Benperidol is a typical first-generation antipsychotic. It belongs to the chemical class of butyrophenones, a group of antipsychotics with a similar chemical core of phenylbutyrophenone. Benperidol was first introduced in the late 1950s and was one of the first neuroleptics used to treat psychoses such as schizophrenia.
Benperidol and other typical first-generation antipsychotics work primarily by blocking postsynaptic dopamine D2 receptors, which leads to a decrease in dopaminergic neurochemical transmission. Hyperactivity of dopaminergic neurons and pathways, especially in the mesolimbic system of the brain, is associated with positive psychosis symptoms such as delusions, hallucinations and disorganized thinking. By blocking these dopamine receptors, typical antipsychotics like benperidol can reduce these positive symptoms.
However, benperidol also binds to other neurotransmitter receptors such as 5-HT2A, muscarinic M1, histamine H1 and noradrenaline α1 receptors. These bindings contribute to many of the side effects of benperidol such as extrapyramidal motor disorders, sedation and constipation. Because of these pronounced and distressing side effects, benperidol has largely lost significance in today’s psychiatric practice. It has been replaced by newer atypical antipsychotics that cause fewer side effects.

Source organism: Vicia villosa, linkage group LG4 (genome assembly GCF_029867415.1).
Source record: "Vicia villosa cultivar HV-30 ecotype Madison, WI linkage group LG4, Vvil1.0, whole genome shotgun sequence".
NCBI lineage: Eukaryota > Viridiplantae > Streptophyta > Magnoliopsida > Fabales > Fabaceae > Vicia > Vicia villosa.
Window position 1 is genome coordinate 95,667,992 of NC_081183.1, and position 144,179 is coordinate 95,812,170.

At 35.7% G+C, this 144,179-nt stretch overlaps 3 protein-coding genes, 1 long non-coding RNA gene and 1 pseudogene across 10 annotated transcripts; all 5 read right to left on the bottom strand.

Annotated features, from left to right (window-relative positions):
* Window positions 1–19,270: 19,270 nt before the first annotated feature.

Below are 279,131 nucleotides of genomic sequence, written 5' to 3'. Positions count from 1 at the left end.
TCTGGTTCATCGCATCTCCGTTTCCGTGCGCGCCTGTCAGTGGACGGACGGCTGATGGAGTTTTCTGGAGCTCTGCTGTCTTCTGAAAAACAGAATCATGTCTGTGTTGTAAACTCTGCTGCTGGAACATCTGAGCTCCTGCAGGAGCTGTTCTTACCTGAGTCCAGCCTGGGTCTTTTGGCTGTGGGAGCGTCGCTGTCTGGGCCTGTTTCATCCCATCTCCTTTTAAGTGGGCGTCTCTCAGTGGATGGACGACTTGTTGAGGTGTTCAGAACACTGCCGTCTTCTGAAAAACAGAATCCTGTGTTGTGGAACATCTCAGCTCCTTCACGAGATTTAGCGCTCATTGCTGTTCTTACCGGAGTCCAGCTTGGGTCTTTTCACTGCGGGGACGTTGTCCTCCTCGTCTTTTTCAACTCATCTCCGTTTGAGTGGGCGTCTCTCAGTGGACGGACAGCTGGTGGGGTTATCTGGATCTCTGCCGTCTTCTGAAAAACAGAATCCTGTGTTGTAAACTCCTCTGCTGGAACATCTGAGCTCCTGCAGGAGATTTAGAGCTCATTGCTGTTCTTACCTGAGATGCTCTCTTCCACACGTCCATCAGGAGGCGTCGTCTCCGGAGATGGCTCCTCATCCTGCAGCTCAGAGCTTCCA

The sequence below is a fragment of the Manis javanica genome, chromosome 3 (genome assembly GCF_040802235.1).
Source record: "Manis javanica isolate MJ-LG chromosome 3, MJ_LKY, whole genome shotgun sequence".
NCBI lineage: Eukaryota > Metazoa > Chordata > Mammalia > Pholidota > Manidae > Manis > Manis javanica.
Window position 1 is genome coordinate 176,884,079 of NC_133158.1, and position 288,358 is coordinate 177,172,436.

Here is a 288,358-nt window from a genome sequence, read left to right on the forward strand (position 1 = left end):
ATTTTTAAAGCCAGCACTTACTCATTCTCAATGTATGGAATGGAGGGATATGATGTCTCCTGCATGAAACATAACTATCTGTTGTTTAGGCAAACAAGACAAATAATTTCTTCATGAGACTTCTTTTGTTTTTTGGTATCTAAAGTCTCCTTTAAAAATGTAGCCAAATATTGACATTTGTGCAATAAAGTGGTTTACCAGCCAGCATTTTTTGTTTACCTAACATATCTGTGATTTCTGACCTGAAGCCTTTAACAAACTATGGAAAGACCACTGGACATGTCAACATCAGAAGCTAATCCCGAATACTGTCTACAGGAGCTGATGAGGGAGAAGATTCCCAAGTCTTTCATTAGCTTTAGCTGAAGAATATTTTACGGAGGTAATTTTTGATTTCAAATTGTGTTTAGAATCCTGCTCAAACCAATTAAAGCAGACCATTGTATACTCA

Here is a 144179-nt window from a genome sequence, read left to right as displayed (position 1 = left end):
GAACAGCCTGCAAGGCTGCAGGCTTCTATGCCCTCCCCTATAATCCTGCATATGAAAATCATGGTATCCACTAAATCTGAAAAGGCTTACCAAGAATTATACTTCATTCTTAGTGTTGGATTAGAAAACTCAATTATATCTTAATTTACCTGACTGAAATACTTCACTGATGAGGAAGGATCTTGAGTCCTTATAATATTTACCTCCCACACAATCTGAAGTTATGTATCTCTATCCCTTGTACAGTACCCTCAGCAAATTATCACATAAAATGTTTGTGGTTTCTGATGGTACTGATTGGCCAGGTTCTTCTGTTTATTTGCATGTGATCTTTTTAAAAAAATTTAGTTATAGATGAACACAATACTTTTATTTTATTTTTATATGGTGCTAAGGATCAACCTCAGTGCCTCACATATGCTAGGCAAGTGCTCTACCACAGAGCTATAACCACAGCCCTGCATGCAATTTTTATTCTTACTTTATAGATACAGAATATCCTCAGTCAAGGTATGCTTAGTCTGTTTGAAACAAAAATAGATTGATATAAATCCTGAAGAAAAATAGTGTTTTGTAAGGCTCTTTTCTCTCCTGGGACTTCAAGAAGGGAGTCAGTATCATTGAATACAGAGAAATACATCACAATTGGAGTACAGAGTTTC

Although benperidol was a milestone in the treatment of schizophrenia and other psychoses, its clinical applications today are very limited. Its mechanism of action, which primarily involves blocking dopamine receptors, is still important for the antipsychotic effect, but leads to pronounced extrapyramidal side effects. Benperidol remains an important example of first-generation typical antipsychotics, but has been replaced by newer drugs with a more favorable side effect profile.
Benperidol’s effectiveness in reducing positive psychosis symptoms established the dopamine hypothesis of schizophrenia and the principle of using dopamine receptor blockade to achieve an antipsychotic effect. However, its side effects highlight the need for more selective and tailored approaches that avoid excessive blockade of dopamine and other neurotransmitters. Overall, benperidol represents an important step in the development of antipsychotic treatment, but its use today is very limited due to intolerable side effects.